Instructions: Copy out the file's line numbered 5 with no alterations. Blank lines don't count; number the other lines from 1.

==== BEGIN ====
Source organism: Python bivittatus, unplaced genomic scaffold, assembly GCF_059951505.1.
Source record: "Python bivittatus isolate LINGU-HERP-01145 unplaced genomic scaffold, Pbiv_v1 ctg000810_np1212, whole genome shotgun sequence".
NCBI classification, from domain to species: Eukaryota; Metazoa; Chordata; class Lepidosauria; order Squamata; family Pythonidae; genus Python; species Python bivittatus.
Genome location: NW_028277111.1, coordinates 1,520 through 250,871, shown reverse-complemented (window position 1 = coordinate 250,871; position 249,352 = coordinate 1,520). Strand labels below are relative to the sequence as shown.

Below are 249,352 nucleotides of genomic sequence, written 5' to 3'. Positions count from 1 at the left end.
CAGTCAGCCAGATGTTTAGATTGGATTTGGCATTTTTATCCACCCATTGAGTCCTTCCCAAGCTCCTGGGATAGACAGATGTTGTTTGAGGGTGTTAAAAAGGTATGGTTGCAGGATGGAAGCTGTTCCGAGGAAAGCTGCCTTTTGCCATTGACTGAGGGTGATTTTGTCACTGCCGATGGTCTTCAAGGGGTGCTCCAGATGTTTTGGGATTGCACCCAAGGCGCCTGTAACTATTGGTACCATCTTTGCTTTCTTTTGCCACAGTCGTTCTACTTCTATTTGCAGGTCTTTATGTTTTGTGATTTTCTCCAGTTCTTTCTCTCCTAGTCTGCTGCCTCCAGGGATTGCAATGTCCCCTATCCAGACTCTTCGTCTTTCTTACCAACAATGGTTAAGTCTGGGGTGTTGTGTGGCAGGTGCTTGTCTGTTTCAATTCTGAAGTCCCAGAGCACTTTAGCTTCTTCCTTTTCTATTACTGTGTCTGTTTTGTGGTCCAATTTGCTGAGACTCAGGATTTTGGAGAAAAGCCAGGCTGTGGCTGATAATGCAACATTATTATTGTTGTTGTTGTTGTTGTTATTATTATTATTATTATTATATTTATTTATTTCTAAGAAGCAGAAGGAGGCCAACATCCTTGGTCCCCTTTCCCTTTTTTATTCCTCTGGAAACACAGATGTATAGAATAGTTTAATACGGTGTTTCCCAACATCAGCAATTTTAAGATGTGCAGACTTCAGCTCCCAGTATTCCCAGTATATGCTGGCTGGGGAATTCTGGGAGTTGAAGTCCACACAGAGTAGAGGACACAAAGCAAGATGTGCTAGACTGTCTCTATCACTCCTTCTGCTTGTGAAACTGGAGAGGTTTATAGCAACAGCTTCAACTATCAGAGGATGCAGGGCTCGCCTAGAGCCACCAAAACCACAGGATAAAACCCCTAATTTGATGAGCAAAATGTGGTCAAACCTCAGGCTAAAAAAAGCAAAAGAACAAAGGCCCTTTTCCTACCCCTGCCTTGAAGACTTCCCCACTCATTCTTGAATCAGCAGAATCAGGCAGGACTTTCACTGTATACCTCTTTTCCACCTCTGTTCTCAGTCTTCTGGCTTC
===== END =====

Below are 249,352 nucleotides of genomic sequence, written 5' to 3'. Positions count from 1 at the left end.